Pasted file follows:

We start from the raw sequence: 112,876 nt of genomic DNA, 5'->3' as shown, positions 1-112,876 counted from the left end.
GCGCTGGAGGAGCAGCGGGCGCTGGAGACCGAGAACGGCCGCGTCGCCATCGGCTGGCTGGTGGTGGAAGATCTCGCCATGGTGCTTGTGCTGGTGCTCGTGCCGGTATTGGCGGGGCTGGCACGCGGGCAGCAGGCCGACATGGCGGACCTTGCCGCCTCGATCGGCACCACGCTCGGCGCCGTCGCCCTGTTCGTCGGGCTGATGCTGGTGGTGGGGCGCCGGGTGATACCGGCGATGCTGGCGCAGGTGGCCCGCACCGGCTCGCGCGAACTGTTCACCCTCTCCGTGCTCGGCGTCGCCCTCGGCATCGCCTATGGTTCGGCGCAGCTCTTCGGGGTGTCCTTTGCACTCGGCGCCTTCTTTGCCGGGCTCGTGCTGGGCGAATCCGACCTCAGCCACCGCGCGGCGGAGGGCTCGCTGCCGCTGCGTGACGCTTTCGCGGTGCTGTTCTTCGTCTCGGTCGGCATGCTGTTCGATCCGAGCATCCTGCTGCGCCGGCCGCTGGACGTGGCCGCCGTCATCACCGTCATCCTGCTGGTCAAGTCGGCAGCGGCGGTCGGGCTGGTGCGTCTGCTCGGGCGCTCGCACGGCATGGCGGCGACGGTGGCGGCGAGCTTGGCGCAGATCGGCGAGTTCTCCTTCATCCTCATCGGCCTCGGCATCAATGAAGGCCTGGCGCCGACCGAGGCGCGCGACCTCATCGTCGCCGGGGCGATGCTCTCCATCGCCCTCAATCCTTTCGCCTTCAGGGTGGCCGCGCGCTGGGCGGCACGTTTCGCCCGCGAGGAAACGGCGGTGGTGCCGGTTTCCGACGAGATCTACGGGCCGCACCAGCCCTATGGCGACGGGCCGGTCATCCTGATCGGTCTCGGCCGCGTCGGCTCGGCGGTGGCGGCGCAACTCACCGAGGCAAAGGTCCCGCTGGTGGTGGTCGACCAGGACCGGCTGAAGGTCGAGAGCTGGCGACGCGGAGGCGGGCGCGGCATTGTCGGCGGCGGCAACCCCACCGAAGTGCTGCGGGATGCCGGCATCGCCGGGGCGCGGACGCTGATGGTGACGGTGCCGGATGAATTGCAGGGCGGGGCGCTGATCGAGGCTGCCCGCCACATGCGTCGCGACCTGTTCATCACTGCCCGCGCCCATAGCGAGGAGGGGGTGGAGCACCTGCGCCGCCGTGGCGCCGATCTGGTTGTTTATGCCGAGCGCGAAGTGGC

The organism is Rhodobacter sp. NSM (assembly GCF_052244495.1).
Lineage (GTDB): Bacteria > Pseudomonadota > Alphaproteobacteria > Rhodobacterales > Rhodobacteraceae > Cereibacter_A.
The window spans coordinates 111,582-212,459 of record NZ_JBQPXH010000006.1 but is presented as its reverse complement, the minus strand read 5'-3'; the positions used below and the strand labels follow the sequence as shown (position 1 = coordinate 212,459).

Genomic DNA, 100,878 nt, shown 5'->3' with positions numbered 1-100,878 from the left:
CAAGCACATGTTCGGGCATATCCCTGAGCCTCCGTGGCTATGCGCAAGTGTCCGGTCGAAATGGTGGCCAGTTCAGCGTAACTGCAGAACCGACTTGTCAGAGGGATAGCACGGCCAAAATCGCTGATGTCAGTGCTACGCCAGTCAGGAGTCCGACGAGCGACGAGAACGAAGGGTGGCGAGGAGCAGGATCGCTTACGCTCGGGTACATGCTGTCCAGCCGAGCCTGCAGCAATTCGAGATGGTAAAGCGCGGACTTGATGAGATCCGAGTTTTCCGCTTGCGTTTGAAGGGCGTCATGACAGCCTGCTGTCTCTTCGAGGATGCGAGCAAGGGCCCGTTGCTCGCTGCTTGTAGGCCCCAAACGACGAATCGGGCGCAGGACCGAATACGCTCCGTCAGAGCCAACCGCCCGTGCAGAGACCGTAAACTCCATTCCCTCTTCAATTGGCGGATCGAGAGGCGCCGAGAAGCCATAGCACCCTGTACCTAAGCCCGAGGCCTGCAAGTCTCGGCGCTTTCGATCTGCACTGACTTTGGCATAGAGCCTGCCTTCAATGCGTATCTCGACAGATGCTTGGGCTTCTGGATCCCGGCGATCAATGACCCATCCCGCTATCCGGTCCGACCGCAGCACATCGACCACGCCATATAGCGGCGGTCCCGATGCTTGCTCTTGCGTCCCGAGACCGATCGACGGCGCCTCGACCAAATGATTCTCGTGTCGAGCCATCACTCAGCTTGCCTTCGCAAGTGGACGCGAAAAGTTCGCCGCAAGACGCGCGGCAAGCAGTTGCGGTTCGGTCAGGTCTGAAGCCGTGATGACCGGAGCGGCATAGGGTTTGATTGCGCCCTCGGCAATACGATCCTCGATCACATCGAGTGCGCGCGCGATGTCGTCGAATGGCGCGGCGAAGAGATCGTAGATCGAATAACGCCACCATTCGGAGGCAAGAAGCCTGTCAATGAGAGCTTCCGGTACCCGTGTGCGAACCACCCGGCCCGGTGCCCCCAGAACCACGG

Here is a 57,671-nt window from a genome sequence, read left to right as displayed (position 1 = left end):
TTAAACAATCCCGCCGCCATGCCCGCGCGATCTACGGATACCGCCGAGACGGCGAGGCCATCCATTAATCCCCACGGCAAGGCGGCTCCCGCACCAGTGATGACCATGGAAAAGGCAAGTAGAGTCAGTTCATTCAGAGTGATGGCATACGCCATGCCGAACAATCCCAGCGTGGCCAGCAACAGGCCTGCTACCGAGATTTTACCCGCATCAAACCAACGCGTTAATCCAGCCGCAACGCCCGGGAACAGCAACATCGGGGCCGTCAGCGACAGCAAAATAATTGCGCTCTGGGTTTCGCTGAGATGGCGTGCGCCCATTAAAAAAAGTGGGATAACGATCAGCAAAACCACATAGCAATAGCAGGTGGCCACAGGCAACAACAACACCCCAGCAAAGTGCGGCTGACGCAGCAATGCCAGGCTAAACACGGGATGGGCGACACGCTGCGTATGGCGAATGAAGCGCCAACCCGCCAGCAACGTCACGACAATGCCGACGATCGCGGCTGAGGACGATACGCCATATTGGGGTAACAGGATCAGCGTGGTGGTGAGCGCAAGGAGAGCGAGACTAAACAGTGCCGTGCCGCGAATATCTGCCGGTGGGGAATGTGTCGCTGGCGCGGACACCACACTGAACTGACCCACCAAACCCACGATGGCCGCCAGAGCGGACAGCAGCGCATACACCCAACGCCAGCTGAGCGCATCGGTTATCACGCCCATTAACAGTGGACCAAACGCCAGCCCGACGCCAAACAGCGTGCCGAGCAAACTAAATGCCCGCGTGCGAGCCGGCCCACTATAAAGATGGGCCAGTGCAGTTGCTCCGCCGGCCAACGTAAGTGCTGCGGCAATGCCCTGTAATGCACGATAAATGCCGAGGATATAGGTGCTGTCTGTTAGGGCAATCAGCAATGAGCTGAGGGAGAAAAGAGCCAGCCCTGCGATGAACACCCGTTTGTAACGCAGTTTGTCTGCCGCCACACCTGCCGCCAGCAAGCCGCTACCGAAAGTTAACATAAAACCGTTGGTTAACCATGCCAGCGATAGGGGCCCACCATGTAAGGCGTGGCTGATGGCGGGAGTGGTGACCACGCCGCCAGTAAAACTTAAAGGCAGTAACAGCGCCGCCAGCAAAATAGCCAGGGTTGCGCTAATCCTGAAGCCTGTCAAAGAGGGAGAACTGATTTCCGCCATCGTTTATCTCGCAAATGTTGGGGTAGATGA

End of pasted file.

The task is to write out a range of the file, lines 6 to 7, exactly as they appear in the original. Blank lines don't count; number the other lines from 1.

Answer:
Genomic DNA, 100,878 nt, shown 5'->3' with positions numbered 1-100,878 from the left:
CAAGCACATGTTCGGGCATATCCCTGAGCCTCCGTGGCTATGCGCAAGTGTCCGGTCGAAATGGTGGCCAGTTCAGCGTAACTGCAGAACCGACTTGTCAGAGGGATAGCACGGCCAAAATCGCTGATGTCAGTGCTACGCCAGTCAGGAGTCCGACGAGCGACGAGAACGAAGGGTGGCGAGGAGCAGGATCGCTTACGCTCGGGTACATGCTGTCCAGCCGAGCCTGCAGCAATTCGAGATGGTAAAGCGCGGACTTGATGAGATCCGAGTTTTCCGCTTGCGTTTGAAGGGCGTCATGACAGCCTGCTGTCTCTTCGAGGATGCGAGCAAGGGCCCGTTGCTCGCTGCTTGTAGGCCCCAAACGACGAATCGGGCGCAGGACCGAATACGCTCCGTCAGAGCCAACCGCCCGTGCAGAGACCGTAAACTCCATTCCCTCTTCAATTGGCGGATCGAGAGGCGCCGAGAAGCCATAGCACCCTGTACCTAAGCCCGAGGCCTGCAAGTCTCGGCGCTTTCGATCTGCACTGACTTTGGCATAGAGCCTGCCTTCAATGCGTATCTCGACAGATGCTTGGGCTTCTGGATCCCGGCGATCAATGACCCATCCCGCTATCCGGTCCGACCGCAGCACATCGACCACGCCATATAGCGGCGGTCCCGATGCTTGCTCTTGCGTCCCGAGACCGATCGACGGCGCCTCGACCAAATGATTCTCGTGTCGAGCCATCACTCAGCTTGCCTTCGCAAGTGGACGCGAAAAGTTCGCCGCAAGACGCGCGGCAAGCAGTTGCGGTTCGGTCAGGTCTGAAGCCGTGATGACCGGAGCGGCATAGGGTTTGATTGCGCCCTCGGCAATACGATCCTCGATCACATCGAGTGCGCGCGCGATGTCGTCGAATGGCGCGGCGAAGAGATCGTAGATCGAATAACGCCACCATTCGGAGGCAAGAAGCCTGTCAATGAGAGCTTCCGGTACCCGTGTGCGAACCACCCGGCCCGGTGCCCCCAGAACCACGG